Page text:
Wind power keeps American manufacturing humming
The next corporate purchase of wind energy is here – this time highlighting how American manufacturing companies like General Motors are increasingly turning to wind for the energy muscle that keeps their business running.
GM just announced a wind power purchase that will supply 100 percent of the electricity for a factory that builds 1,100 SUVs a day in Arlington, Texas. This means GM is coming back for even more wind energy after another purchase last year, which supplied the first half of the factory’s energy needs. The purchase also provides enough additional wind power to supply 13 of GM’s part warehouses and two business offices.
“GM’s commitment to renewable energy is helping transform the way electricity is produced, distributed and consumed around the world, and we’re doing it in a way that makes our company and communities stronger,” said Rob Threlkeld, GM global manager of renewable energy. “These renewable energy investments drive down greenhouse gas emissions, reduce our dependence on finite resources, and help keep our air and water clean.”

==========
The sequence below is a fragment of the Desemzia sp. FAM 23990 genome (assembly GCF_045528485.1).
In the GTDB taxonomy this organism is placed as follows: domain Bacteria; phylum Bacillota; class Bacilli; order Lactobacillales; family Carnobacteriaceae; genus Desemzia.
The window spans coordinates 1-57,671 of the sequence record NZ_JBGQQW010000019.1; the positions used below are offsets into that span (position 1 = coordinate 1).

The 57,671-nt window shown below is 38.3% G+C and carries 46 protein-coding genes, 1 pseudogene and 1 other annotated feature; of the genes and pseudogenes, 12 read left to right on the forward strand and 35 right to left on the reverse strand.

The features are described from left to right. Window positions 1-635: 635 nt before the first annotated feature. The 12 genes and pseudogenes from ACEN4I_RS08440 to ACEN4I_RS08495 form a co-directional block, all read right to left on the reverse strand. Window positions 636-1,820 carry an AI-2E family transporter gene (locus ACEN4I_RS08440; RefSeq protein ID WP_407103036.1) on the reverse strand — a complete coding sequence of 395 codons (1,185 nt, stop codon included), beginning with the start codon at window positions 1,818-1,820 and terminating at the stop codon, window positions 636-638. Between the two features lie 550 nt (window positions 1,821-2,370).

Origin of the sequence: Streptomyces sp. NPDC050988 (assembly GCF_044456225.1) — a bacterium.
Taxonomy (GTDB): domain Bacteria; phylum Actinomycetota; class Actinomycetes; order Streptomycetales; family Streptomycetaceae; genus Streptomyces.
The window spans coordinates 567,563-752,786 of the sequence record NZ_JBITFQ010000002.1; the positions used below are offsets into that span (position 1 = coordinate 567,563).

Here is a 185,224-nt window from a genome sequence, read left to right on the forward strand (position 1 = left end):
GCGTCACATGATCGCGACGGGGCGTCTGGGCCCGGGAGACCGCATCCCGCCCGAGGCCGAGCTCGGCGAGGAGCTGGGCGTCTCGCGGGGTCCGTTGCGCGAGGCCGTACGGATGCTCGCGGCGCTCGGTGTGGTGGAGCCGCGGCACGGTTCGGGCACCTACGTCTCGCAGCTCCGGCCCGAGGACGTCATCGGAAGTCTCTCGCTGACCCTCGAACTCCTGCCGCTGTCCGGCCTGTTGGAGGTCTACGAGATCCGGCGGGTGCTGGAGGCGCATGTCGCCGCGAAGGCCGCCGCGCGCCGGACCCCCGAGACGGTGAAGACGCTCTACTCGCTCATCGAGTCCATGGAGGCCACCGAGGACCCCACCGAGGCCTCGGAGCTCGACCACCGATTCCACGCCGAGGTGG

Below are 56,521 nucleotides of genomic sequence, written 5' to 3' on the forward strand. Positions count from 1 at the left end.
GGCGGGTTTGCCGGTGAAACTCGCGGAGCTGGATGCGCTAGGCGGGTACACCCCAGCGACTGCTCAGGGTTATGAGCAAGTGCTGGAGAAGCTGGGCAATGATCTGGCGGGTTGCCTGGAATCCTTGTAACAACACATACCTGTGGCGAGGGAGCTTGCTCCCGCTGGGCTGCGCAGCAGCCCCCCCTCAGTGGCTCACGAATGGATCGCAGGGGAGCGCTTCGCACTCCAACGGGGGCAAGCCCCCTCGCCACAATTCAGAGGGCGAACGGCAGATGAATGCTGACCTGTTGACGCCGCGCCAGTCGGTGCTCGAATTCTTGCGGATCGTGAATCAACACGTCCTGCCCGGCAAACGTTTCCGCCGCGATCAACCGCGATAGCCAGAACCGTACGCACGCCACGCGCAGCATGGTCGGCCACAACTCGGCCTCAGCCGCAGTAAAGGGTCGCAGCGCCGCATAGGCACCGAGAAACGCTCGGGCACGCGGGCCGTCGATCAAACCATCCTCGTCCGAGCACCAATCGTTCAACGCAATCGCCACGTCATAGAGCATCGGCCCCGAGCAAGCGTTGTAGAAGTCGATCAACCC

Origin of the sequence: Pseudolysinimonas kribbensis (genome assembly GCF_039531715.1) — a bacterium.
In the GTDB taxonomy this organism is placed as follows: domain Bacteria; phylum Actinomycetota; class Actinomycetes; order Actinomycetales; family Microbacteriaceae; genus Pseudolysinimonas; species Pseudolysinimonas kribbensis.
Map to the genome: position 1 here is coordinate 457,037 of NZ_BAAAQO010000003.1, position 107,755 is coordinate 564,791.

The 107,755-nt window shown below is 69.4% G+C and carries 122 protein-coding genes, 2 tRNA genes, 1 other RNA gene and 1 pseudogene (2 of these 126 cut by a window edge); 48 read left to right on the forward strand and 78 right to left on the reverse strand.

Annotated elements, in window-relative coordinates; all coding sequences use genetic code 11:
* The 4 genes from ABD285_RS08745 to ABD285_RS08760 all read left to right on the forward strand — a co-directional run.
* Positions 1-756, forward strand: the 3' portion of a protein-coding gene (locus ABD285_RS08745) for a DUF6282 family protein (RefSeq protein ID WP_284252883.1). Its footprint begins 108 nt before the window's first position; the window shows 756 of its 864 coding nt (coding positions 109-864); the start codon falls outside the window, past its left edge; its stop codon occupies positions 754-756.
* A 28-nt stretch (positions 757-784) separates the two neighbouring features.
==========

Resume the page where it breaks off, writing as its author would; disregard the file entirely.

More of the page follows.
GM is a leader in procuring renewable energy but it isn’t alone. Tech firms like Microsoft and retailers like Walmart have also turned to wind because they want to lock-in low cost energy that produces no air pollution.
“(W)ind costs have gone down in the last three or four years to the point where they are the lowest-cost source of power on the grid,” said Threlkeld.
Wind power purchases make good business sense, but they also contribute to a stronger, less expensive and more diverse American energy mix that benefits everyone.
More and more of the everyday products and services Americans use are built with or supplied by wind energy. I’m always surprised where wind power turns up in my own life; just yesterday I bought some potato chips that had their energy inputs offset by wind.